Commodity prices exhibit a strong cyclical component -- though it can be masked when producers are carrying a lot of excess capacity.

The attached chart shows the real price of various commodity baskets (Jan 1980=100) overlaid by U.S. interest rates (discount rate, later funds target), and the business cycle (NBER Business Cycle Dating Committee).

from MacroScope:

What can Kan do?

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Mixed reaction from major European banks to appointment of Naoto Kan as new Japanese finance minister. ING is pretty scathing, saying the appointment sidesteps a process of change Japan must undertake to avoid further stagnation or a fate far worse.

"PM Hatoyama has appointed someone with no experience in economic management... Mr. Kan takes on the finance minister role without a well documented, deeply considered policy agenda. Here we rely on reports of positions he has taken in the Cabinet, and from public statements on economic management. These suggest his instincts are to pursue a stimulus strategy involving higher government spending; a weaker yen and ultra-loose monetary policy. Mr. Kan appears tone deaf to microeconomic reform or to the threats to financial stability posed by high public debt."

from The Great Debate:

Welcome to the Teenies, sorry about those returns

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-James Saft is a Reuters columnist. The opinions expressed are his own-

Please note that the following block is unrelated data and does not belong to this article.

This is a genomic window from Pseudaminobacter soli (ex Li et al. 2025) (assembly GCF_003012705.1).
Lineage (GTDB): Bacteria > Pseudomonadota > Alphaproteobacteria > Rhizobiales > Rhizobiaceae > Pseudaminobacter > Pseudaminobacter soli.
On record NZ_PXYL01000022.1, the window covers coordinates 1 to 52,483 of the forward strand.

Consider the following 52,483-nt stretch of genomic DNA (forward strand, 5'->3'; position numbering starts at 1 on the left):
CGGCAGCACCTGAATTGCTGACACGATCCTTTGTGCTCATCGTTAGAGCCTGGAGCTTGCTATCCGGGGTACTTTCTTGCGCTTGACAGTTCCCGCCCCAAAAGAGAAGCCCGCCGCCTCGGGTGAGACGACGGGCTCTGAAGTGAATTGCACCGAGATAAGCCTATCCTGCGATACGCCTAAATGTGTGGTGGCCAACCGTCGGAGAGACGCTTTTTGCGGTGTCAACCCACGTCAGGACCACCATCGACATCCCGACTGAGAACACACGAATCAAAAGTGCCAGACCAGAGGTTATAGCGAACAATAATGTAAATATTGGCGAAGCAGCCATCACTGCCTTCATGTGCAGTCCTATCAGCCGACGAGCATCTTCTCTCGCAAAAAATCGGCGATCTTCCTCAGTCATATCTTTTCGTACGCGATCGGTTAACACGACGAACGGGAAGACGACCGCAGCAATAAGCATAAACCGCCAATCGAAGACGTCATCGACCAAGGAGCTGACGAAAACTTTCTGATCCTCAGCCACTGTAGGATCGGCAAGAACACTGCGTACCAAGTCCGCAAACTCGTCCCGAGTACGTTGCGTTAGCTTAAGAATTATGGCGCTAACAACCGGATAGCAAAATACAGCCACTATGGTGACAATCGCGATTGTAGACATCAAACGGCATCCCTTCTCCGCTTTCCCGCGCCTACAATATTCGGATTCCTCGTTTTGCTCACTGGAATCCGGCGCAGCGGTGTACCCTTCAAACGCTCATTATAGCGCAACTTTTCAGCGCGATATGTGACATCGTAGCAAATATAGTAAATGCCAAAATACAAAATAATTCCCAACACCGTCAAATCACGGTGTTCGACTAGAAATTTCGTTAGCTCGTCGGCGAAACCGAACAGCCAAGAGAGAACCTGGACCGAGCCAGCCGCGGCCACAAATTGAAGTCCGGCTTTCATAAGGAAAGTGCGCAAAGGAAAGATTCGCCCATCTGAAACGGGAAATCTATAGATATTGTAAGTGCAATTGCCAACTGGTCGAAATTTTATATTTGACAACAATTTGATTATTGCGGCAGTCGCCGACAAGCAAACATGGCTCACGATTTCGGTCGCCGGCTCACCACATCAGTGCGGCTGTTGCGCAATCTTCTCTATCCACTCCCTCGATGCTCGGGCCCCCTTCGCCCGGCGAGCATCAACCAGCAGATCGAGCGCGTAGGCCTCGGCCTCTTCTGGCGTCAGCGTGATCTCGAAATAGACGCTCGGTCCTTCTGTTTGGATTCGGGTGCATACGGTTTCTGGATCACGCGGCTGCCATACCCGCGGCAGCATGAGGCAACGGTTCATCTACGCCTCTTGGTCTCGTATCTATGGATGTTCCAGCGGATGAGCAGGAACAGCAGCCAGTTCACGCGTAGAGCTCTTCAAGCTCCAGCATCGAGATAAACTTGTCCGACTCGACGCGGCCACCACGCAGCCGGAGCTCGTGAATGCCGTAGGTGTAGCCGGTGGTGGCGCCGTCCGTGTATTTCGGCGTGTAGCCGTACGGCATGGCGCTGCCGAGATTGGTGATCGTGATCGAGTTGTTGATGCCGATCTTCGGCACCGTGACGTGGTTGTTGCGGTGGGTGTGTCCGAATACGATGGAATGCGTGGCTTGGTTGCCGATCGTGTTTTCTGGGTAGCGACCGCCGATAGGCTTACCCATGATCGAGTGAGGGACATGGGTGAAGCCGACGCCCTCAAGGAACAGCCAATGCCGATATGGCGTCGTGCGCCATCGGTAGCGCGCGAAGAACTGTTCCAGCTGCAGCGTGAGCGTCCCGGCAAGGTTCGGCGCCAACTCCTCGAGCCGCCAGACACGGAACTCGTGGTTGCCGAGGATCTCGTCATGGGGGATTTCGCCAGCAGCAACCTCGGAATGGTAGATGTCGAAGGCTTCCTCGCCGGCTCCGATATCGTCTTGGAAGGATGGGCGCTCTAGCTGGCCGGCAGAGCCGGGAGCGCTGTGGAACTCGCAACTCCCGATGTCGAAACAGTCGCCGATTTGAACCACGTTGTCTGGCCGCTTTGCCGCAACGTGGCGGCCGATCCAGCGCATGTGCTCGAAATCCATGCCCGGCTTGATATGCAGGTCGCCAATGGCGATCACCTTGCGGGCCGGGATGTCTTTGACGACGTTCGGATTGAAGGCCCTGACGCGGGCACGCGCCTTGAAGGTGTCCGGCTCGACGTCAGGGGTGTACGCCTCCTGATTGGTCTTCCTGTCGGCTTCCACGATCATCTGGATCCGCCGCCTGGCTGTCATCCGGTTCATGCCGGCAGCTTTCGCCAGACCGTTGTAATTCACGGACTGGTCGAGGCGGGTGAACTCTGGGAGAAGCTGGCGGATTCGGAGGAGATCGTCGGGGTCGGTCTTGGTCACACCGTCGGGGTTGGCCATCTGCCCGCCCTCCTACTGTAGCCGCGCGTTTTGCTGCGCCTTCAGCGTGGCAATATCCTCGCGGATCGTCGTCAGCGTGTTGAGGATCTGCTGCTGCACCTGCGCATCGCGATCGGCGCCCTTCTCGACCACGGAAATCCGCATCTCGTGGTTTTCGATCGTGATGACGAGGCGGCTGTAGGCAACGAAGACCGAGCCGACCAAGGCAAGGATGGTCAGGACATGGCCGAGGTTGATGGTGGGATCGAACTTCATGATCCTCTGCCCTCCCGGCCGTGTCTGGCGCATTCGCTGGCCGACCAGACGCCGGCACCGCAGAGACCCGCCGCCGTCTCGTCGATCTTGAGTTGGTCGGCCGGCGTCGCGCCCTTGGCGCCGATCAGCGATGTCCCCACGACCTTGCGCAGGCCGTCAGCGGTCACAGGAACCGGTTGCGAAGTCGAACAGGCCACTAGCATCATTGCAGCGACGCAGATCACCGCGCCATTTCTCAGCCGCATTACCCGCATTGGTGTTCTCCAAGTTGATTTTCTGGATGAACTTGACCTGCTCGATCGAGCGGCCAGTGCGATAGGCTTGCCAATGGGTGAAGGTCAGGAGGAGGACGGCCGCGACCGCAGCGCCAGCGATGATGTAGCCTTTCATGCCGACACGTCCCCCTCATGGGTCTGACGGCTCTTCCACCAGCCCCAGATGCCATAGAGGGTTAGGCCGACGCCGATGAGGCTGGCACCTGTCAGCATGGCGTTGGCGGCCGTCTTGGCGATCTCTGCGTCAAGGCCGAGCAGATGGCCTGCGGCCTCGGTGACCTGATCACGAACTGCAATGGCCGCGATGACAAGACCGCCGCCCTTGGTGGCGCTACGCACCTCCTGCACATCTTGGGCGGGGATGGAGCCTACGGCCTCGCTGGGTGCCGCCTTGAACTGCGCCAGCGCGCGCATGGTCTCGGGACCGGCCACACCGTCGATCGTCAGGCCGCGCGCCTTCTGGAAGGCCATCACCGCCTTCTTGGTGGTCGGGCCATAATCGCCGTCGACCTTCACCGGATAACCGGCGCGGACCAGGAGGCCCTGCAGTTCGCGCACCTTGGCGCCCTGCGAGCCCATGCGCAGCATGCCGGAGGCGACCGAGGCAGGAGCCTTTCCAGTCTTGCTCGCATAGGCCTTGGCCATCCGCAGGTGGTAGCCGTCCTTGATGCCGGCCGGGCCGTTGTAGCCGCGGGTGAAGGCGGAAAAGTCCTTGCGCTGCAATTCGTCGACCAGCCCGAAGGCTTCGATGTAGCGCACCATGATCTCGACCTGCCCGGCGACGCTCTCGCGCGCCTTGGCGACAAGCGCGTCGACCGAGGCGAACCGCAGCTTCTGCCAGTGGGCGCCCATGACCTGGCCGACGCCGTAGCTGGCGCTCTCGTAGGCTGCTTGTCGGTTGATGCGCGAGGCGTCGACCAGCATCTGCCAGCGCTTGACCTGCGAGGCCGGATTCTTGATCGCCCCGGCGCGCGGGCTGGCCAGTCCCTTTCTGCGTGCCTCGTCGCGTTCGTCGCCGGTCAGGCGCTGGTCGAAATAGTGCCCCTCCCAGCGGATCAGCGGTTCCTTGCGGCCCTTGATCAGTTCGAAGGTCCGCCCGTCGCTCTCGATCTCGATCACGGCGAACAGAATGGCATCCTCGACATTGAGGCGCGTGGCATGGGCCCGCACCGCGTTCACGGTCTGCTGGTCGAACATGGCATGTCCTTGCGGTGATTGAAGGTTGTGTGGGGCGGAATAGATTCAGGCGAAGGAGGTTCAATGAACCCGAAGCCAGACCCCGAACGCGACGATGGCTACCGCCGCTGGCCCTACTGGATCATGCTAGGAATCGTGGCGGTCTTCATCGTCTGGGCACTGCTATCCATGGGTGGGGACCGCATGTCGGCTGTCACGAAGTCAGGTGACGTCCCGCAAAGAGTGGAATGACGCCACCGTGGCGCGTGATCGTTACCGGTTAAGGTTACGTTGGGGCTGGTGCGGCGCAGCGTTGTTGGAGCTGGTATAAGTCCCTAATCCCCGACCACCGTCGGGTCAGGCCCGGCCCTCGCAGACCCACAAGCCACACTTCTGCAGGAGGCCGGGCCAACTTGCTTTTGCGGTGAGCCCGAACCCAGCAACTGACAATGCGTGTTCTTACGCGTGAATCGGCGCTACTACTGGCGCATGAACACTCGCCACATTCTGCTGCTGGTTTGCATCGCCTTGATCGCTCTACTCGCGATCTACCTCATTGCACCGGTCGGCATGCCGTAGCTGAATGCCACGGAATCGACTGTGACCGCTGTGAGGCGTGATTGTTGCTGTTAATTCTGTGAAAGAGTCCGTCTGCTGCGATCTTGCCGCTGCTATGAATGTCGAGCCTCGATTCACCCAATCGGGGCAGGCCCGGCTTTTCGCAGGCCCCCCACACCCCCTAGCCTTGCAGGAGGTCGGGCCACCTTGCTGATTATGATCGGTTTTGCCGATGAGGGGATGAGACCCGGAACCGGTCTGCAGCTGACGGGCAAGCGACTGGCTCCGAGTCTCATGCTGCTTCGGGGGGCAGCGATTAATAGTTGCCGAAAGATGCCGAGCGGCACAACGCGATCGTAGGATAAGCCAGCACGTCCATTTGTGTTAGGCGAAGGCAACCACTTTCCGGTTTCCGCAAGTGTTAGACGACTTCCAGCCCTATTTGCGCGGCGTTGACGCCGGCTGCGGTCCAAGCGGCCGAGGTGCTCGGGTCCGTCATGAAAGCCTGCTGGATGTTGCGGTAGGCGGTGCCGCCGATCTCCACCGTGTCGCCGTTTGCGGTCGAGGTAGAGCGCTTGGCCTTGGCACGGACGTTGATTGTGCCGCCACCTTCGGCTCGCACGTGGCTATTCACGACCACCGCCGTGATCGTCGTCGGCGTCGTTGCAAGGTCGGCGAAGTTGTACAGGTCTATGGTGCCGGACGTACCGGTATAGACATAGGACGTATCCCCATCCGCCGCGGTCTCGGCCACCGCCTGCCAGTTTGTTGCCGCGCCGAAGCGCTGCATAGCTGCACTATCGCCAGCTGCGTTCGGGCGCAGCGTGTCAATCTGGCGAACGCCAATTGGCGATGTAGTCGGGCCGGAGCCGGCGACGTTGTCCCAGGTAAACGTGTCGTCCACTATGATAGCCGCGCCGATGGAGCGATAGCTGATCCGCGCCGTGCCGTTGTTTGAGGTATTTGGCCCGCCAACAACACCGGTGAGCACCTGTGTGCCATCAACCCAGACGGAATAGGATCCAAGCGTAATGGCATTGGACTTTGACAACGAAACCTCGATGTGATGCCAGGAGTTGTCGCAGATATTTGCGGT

As we say goodbye to a decade so abysmal it never even earned a nickname, it is time to take bets on how the coming 10 years will shape up in economics and financial markets.

Welcome, then, to the Teenies, a word that will describe the decade as well as the small returns in financial markets and the shrinking financial sector it will bring.

from The Great Debate:

Global rebalancing to weaken dollar, quietly

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-- Neal Kimberley is an FX market analyst for Reuters. The opinions expressed are his own --forex

Twenty-four years ago, major nations called for depreciation of the dollar to rebalance the global economy. Now, as another effort at rebalancing looms, the dollar will again bear the brunt -- though officials will try to ensure its fall is less dramatic this time.

from The Great Debate:

Don’t cry for the dollar, yet

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agnes1-- Agnes T. Crane is a Reuters columnist. The views expressed are her own --

It looks bad for the dollar, but looks can be deceiving.

Its sharp decline in the last week has pushed the euro to its highest level in a year and reignited fears that there's only one place for the dollar to go, and that's down.

Rhetoric from influential investors like Warren Buffett as well as big foreign buyers of U.S. debt like China and Russia has fed that sense of doom.

from Commentaries:

Love affair with FX reserves

The post-crisis world order is starting to look distressingly similar to the old one.

Swollen foreign-exchange holdings helped set the stage for the meltdown by suppressing interest rates and boosting mortgage lending in the United States.